The conversation that Obama forced carried over to the 2016 campaign trail. In an interview with NBC’s Boston affiliate, Hillary Clinton said, “This latest shooting in Oregon just raises the urgency of the issue of gun control for me. We have got to face up to the fact -- people are not safe. They’re not safe on college campuses, they’re not safe in church basements, they’re not safe in movie theaters. Enough is enough is enough.” Bernie Sanders added in a statement, “As a nation, we must do everything we can to put an end to this awful epidemic of senseless slaughter. We need a comprehensive approach. We need sensible gun-control legislation.” (A problem for Sanders is headlines like this one: “How the National Rifle Association helped get Bernie Sanders elected.”) On the other hand, Mike Huckabee issued a statement blasting President Obama. “With few facts, Obama is quick to admittedly politicize this tragedy to advance his liberal, anti-gun agenda. For this president to make a political pronouncement is at best premature and at worst ignorantly inflammatory.” But expect this conversation -- or debate -- to continue over the weekend.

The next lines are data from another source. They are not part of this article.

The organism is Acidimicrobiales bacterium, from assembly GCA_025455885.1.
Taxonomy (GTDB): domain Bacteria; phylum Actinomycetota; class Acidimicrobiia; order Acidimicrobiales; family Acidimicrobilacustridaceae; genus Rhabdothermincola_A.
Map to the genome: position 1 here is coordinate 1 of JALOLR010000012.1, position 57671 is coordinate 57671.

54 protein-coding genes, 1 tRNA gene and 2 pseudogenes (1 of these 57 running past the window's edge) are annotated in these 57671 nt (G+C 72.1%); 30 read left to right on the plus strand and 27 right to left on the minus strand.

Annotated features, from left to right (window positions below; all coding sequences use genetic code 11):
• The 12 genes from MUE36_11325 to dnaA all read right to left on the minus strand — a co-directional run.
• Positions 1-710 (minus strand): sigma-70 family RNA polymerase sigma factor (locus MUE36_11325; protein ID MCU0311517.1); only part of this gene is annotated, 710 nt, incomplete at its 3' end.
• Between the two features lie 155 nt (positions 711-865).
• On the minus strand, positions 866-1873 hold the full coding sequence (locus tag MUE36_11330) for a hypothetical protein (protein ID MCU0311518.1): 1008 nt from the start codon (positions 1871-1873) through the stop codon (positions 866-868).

A not-so-strong jobs report: 142,000 jobs in September, unemployment rate remains at 5.1%

“US hiring slows as employers add just 142K jobs in September; unemployment rate stays 5.1 pct,” the AP says. By the way, the next debt-ceiling deadline has been set by the Treasury Department: Nov. 5 -- just right after John Boehner steps down from being House speaker at the end of this month.

McCarthy walks it back

Likely speaker-to-be Kevin McCarthy went on Fox News yesterday to clean up his earlier comments suggesting the House Benghazi committee was all about hurting Hillary Clinton’s poll numbers. “This committee was set up for one sole purpose, to find the truth on behalf of the families of four dead Americans. Now I did not intend to imply in any way that that work was political. Of course it is not, look at the way they have carried themselves out,” McCarthy said, per NBC’s Alex Moe. “The point I was trying to make and I want to be very clear about this, I wasn’t saying the committee was political, that committee is solely to get the truth out.” More: “What happened with the truth, we found out about a server. This committee's sole purpose is to find truth why four Americans were killed that night.” The problem here: The NRCC, the Republican Party’s House campaign arm, was running this fundraising solicitation: “You’re now a Benghazi Watchdog. Let’s go after Obama and Hillary Clinton. Help us fight them now.” That solicitation was later deleted.

There goes McCarthy’s honeymoon